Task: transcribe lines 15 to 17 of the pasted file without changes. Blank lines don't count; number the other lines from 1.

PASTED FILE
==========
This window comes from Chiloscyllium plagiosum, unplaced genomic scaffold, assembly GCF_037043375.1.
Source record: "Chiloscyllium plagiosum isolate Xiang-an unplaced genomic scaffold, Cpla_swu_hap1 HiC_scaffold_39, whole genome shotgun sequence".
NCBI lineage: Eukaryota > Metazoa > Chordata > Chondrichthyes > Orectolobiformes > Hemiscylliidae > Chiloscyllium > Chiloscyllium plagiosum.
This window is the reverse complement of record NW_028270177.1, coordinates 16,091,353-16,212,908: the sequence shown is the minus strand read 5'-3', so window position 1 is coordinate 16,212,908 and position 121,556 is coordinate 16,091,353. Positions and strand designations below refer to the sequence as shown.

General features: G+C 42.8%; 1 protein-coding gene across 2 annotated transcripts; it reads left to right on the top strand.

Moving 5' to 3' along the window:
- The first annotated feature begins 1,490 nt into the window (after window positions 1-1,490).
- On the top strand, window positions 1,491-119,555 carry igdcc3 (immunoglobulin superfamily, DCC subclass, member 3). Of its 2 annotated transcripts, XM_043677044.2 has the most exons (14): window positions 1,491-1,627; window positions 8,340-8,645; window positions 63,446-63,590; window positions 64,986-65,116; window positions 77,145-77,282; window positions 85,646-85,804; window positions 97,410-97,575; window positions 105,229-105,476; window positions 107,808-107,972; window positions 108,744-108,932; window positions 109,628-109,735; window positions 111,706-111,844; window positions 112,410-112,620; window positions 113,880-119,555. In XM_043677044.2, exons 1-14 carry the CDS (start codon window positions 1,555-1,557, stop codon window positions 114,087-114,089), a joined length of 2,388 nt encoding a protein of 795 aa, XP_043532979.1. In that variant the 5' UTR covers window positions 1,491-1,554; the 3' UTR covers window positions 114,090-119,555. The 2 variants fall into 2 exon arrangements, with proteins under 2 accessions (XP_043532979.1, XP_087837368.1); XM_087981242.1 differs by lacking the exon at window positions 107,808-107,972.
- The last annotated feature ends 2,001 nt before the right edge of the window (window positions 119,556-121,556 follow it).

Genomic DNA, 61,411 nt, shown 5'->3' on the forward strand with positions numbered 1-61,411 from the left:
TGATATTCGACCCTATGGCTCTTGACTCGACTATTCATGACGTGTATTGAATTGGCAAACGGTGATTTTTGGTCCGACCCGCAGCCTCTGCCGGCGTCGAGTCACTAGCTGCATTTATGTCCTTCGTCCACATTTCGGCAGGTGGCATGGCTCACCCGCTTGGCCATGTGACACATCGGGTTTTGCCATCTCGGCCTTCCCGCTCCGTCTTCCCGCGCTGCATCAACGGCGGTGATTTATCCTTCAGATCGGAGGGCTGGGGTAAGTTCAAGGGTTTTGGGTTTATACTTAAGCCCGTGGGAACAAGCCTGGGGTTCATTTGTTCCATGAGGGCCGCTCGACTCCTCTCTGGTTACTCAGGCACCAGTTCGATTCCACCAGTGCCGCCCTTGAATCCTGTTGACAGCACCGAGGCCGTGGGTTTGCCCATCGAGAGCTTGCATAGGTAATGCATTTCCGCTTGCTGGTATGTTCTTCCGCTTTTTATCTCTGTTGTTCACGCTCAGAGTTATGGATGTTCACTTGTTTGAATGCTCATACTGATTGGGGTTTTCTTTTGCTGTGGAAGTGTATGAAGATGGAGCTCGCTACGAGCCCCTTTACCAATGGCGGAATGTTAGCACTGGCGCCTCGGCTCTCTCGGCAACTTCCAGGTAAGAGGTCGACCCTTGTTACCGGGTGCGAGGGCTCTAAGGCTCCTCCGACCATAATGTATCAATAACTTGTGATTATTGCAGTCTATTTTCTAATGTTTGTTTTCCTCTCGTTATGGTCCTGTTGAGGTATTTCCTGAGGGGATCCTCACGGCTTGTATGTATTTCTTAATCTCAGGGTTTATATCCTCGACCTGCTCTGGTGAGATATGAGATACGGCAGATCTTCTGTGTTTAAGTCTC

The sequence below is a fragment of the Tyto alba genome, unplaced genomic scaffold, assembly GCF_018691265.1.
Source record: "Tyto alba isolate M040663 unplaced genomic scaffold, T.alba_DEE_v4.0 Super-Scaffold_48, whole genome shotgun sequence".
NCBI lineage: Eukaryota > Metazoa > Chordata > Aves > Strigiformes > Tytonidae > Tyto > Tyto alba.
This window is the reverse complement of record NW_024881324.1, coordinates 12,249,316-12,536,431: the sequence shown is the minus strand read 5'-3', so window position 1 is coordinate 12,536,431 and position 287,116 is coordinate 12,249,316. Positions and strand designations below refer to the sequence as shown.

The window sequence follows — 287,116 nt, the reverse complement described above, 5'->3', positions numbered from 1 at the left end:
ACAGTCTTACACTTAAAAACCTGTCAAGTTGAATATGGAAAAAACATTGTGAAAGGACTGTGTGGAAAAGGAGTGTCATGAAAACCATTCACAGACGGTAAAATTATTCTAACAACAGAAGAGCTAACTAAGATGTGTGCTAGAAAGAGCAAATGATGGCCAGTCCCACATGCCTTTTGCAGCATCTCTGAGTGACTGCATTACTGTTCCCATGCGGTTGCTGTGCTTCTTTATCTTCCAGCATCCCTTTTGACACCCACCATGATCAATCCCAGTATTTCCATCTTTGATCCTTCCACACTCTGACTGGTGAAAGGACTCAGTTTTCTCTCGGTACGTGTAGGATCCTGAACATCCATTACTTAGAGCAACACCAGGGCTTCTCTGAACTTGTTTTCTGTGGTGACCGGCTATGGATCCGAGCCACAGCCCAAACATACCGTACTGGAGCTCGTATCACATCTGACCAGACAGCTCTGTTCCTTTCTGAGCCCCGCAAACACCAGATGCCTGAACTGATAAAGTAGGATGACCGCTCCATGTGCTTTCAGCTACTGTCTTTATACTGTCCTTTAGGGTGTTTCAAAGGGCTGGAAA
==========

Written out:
This window is the reverse complement of record NW_024881324.1, coordinates 12,249,316-12,536,431: the sequence shown is the minus strand read 5'-3', so window position 1 is coordinate 12,536,431 and position 287,116 is coordinate 12,249,316. Positions and strand designations below refer to the sequence as shown.

The window sequence follows — 287,116 nt, the reverse complement described above, 5'->3', positions numbered from 1 at the left end:
ACAGTCTTACACTTAAAAACCTGTCAAGTTGAATATGGAAAAAACATTGTGAAAGGACTGTGTGGAAAAGGAGTGTCATGAAAACCATTCACAGACGGTAAAATTATTCTAACAACAGAAGAGCTAACTAAGATGTGTGCTAGAAAGAGCAAATGATGGCCAGTCCCACATGCCTTTTGCAGCATCTCTGAGTGACTGCATTACTGTTCCCATGCGGTTGCTGTGCTTCTTTATCTTCCAGCATCCCTTTTGACACCCACCATGATCAATCCCAGTATTTCCATCTTTGATCCTTCCACACTCTGACTGGTGAAAGGACTCAGTTTTCTCTCGGTACGTGTAGGATCCTGAACATCCATTACTTAGAGCAACACCAGGGCTTCTCTGAACTTGTTTTCTGTGGTGACCGGCTATGGATCCGAGCCACAGCCCAAACATACCGTACTGGAGCTCGTATCACATCTGACCAGACAGCTCTGTTCCTTTCTGAGCCCCGCAAACACCAGATGCCTGAACTGATAAAGTAGGATGACCGCTCCATGTGCTTTCAGCTACTGTCTTTATACTGTCCTTTAGGGTGTTTCAAAGGGCTGGAAA